I was given a smartphone at Christmas to replace my old not-so-smart-phone.
I was amazed at what it offered. But soon found I was swamped with messages, emails, notifications and constant upgrades, all with very intrusive vibrations, bleeps and pings.
I had no trouble from my old not-so-smart-phone, it sat there quietly and I looked at it when I wanted to, in my own time. With the new phone I was drawn into picking it up all the time.
I could feel my sense of calm and 'living in the moment' drift away with the constant barrage of information, all of which seemed to need a response.
Action was needed!
I found the settings and turned the sounds and vibrations off. That was all that I needed to
do. Now I look at it when I want to, and not when it wants me to.
I learned a good lesson from my new phone.
Maybe you, like me, sometimes find yourself overwhelmed with information and demands. Some of it we might find useful and entertaining but most of what we see is not essential to our lives.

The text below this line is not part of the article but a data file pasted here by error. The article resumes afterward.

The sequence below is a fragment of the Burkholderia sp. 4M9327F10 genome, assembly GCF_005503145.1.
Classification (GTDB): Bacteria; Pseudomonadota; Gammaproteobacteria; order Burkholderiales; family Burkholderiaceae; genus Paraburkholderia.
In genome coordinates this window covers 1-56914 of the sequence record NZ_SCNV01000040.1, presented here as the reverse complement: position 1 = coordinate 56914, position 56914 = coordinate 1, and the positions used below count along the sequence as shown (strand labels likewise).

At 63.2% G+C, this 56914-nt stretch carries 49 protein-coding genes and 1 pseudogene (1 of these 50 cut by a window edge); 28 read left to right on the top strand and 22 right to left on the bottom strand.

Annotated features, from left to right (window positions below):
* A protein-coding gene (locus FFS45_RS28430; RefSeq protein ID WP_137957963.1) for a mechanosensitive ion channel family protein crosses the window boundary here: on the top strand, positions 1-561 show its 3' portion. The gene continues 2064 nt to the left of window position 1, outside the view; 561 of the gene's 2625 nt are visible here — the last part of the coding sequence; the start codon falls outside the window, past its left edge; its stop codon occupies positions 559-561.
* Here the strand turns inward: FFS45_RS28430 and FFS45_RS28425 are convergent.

Demands on our time come from e-mails, text messages, spam, social media like Facebook/Instagram/Twitter etc., texts, TV adverts, unwanted phone calls and ‘must see’ programmes. The clock ticks on, life speeds up and the pressure on us rises.
It's a challenge for people unhampered by pain, but for those of us with pain in our lives it can be even more tiring and stressful.
Once we realise that we are, in fact, pressurising ourselves, and don’t have to, we can start to take control, be more selective and slow down.
There is little that wouldn’t be improved by slowing down in every area of our lives. Learning to take your time will improve the quality of your life more than almost anything else.
As well as with technology, other activities such as exercise, conversation and eating are amazingly improved in quality when we are in control, when we slow down and take our time.
How about you take a look at your technological habits and see where you can simplify things too.
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